Written by Senior Editor Peter Gehr
If your loss was sudden or gradual the fact that you no longer have your beloved dog can be difficult. The first thing to be said is that I fully understand your grief, and it is natural and normal to be saddened by the parting of your four-legged companion. If you are reading this article because you have just lost your dog, then I do sympathize with you, and offer heartfelt condolences. These best puppy bereavement tips: 10 steps for dealing with the loss of a pet have been complied to help you through the grieving process.
We all have different emotional responses and the intensity of those responses can depend on your personality, experience, culture, spirituality and general attitude. How you respond is a personal thing, and no one needs to tell you how to react, as this is purely your experience, your loss and your heart. These tips are merely to help you during the recovery and healing period after the passing.
Best Puppy Bereavement Tips: 10 Steps for Dealing with the Loss of a Pet
Pets become a member of the family, and in a lot of cases where the owner is single, or for a couple who no longer have children living with them, the dog is most certainly like a child and companion with very strong emotional ties.
This is where it’s important to let yourself emote and express your loss. Tears are a good way of letting yourself go and being free to let the heartbreak be expressed. I’ve seen even the toughest of males weeping over the loss of his dog, and this is truly the most natural human response and one that should not be suppressed.
If your pet is failing in health and you are aware of the inevitable, this is a good time to vocalize your feelings and express your gratefulness for the unconditional love your dog has given over his/her lifetime, and communicating this to family members and friends. This can help in assuring yourself that you’ve had the opportunity to say everything you wanted to say before your pet passes—which can be a big help in bringing closure as the end draws near. This also gives you and your family time to celebrate your pet’s life by keeping the communication open and freely discussing the inevitable at specified times rather than constantly talking about it.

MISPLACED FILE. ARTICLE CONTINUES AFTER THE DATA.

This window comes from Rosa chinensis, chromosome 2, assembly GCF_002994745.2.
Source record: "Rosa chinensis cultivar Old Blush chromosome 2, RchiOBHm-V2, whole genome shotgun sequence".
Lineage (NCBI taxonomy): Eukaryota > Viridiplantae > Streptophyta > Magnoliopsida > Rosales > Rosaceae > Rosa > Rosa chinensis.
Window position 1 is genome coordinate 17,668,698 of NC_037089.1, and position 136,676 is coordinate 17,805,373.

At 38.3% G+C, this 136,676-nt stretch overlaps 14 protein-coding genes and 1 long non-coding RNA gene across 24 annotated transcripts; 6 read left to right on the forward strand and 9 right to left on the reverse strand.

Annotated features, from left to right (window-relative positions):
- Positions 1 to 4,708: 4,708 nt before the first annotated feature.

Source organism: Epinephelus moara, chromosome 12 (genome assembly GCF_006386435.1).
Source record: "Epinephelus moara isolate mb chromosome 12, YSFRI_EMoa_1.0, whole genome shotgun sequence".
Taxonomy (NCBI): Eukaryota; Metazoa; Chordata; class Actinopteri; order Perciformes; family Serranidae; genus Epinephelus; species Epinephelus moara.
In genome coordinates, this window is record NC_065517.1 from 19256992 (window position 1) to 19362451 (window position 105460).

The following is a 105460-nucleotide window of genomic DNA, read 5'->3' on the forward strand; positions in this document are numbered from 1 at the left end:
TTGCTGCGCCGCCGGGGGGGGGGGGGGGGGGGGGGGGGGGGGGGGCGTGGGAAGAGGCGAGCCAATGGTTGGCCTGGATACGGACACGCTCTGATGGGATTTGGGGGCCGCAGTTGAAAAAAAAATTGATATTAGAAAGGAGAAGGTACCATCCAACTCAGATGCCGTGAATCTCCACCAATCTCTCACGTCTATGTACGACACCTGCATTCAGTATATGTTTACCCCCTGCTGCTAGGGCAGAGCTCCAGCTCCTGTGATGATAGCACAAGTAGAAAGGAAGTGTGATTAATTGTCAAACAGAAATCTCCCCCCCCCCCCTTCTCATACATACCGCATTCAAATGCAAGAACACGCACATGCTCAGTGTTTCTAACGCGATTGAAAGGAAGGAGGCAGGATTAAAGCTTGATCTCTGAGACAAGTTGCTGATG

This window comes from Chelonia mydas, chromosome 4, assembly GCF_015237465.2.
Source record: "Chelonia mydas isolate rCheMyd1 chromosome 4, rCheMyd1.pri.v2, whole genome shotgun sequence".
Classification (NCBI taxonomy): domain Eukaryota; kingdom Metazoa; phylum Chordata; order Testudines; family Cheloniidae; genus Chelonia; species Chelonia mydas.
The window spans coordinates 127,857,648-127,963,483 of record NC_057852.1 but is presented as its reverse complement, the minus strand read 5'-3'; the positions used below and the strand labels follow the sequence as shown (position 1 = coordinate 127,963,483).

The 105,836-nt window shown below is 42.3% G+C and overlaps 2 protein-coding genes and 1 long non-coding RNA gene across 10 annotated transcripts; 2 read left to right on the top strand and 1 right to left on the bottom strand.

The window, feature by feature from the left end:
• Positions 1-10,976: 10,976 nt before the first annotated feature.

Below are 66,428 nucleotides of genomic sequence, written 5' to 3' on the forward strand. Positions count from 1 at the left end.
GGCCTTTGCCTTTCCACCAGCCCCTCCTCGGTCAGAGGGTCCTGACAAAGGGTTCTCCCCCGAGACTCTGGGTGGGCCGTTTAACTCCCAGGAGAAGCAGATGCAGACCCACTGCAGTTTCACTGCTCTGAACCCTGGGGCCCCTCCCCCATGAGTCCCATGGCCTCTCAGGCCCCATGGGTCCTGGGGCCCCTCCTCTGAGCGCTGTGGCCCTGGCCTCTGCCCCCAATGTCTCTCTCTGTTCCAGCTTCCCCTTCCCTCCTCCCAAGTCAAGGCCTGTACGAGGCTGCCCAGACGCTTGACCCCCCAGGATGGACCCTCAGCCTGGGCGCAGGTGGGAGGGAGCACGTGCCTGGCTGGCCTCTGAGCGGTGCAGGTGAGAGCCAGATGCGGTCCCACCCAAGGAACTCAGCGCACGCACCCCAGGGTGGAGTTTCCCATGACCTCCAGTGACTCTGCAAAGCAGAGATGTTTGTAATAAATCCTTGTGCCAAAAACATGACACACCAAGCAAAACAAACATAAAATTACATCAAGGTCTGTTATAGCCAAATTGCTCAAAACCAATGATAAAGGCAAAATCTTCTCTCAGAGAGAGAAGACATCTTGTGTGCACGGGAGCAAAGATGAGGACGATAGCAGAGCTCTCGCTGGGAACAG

Keeping a framed photo of the dog (when it was younger and in good health) will help remind you of your pet and to continue reinforcing the bond you shared and the good and heartfelt memories that remain.
4. Talk to Others
Communicating with someone you know who has also lost a pet can be helpful in that they can empathize and share their story, as well as listen to yours.
5. Conduct a Ceremony
Having a ceremony can offer an opportunity to close this chapter in your life. I’ve always believed that pets are given as companions to touch our hearts, and to break our hearts. If children are involved, this gives you an opportunity for them to either say something, read a poem or quotation, or lay some flowers of a wreath if it’s too difficult for them to articulate or speak in front of others. If you are spiritual and have a faith that can be incorporated into the service—all the better. This is a platform for a dignified departure and can be a fond memory too.
6. Offer a Memorial
If you have the opportunity and space, plant a tree or shrub dedicated to your departed pooch.
7. Stay Focused
Losing a pet changes your schedule, your daily routine, your commitment to caring for your dog is no longer there. Rather than dwelling on the negative aspects of sadness and loss, try to stay focused on yourself and your mental and physical well-being. It’s understandable to feel sad, and to miss your companion, but at the same time, the best healing practice is to look at the wonderful time you had and treasure the memories and moments as part of life’s journey. Avoid depression by honoring the memory of a truly loving companion.
8. Keep Socializing
Friends will be a strength during this time, so let them continue being part of your life and make an extra effort to maintain normalcy and social connectivity.
9. Start Something New
One of the best positive reinforcements for you is going to be associated with the fact that things have now changed. The reason for going for a walk has gone, and exercise is going to remain important for you. You can either go somewhere different (if possible) walk in a different direction and don’t follow the same route. Being that there is now a natural change in your life, it’s a good time to consider a new hobby or new activity.
10. A New Pet
This may not be an option for you in the beginning, and this may take some time to accept such a possibility. However, as a former pet owner you obviously love dogs and have taken care of a dog for a long time and appreciate their companionship. Therefore, when the time comes when you have settled emotionally and are prepared for a new puppy, that joy can be renewed. It’s understood that a new puppy is not going to replace your departed pet, and it’s not meant to be a substitute, but is more a new challenge and new life in your home.
I do hope that these best puppy bereavement tips: 10 steps for dealing with the loss of a pet assist you through what can be a very emotional and saddening event. Our pets are special to us, and as the path of life continues, we can only cope with the gains and the losses as best we can, and there’s no one size fits all advice to offer someone who has lost a pet as we are all different and no two situations or personalities are the same.